Woolfians at the reception held at the Bill Reid Gallery in Vancouver

Woolfians at the reception held at the Bill Reid Gallery in Vancouver

I didn’t find anyone else’s tweets about the conference, but participants did share their thoughts on Facebook, and here are a few of their comments:

“Greetings from Vancouver. Bad internet connection, but now that I’m about to leave it’s working at last … better late than never, I guess. Anyway, another amazing Woolf Conference is over, great papers and keynotes, stimulating exchange of ideas but most inspiring of all was meeting my woolfians friends and colleagues. In the midst of many things not going exactly well (flights, etc., etc., etc.), you were wonderful as ever – can’t thank you enough for that.” – Patrizia Muscogiuri

“Just got back from a fabulous time at the 23rd annual Virginia Woolf conference held in Vancouver, B.C.! Many thanks to Helen Wussow and co. at Simon Fraser University for organizing a wonderful conference.” – Diana Swanson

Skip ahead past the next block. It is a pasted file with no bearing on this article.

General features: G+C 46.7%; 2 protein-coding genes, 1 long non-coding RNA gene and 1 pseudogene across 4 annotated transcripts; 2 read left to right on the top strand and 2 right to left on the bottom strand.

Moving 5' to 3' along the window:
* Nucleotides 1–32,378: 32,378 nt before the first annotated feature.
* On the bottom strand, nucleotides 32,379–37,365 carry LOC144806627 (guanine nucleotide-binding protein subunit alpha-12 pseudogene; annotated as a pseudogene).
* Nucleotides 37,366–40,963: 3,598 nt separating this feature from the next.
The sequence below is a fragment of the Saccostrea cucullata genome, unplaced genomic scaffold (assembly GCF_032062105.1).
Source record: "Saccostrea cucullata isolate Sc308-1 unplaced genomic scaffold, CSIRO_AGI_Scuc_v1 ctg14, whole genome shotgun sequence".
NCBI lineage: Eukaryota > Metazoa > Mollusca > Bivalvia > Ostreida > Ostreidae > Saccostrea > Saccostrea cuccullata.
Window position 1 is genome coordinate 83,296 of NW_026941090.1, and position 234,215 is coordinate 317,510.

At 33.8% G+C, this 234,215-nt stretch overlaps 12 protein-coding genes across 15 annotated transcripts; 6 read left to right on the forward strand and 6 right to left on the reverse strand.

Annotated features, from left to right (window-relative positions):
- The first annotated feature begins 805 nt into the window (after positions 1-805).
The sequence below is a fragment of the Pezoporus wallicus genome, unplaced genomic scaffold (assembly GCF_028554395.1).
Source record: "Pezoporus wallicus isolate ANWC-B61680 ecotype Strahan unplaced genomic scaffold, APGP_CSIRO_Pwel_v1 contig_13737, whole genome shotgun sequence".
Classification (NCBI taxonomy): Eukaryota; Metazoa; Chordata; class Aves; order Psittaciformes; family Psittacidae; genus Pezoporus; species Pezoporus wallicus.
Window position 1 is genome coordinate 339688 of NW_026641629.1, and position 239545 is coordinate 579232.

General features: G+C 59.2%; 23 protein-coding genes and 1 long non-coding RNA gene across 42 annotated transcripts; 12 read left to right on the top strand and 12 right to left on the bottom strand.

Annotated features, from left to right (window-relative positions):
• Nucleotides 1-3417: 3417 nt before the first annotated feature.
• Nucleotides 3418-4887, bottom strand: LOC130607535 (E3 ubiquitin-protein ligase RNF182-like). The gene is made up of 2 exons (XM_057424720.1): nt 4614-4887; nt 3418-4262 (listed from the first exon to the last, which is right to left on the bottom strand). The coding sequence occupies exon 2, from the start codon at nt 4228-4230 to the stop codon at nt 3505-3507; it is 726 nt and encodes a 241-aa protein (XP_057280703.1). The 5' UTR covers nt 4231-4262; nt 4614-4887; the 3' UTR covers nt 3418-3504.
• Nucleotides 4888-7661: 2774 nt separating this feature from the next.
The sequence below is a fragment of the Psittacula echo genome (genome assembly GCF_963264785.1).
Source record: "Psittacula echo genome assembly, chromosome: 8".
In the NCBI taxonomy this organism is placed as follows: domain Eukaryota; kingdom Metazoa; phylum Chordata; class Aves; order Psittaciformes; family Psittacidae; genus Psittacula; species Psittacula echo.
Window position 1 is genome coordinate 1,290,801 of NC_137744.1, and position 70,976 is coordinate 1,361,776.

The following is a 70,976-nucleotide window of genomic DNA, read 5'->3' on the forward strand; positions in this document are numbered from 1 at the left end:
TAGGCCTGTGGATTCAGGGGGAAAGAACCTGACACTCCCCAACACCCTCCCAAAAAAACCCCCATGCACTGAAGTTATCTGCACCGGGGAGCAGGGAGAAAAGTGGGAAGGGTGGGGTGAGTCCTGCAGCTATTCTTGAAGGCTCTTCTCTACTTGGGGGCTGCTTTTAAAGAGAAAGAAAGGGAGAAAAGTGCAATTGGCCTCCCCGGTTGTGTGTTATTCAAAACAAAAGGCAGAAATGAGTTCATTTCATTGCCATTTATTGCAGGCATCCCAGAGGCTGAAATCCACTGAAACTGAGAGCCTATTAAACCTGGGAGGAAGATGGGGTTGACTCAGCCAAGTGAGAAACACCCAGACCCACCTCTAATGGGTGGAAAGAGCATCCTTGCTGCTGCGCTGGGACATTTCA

Suzanne Bellamy posted daily accounts of the conference on her Facebook wall:

“Arrived in Vancouver for the International Virginia Woolf conference. Stunning city, we are in a

Graduate students Bureen Ruffin of Pace University and Sara Remedios of CUNY presented papers at the conference.

Graduate students Bureen Ruffin of Pace University and Sara Remedios of CUNY presented papers at the conference.

hotel with amazing views of the harbour. An always exciting few days are ahead but my presentation is this morning so I will feel better after that is done. Great to see all the marvellous friends who come annually to this special community of scholars.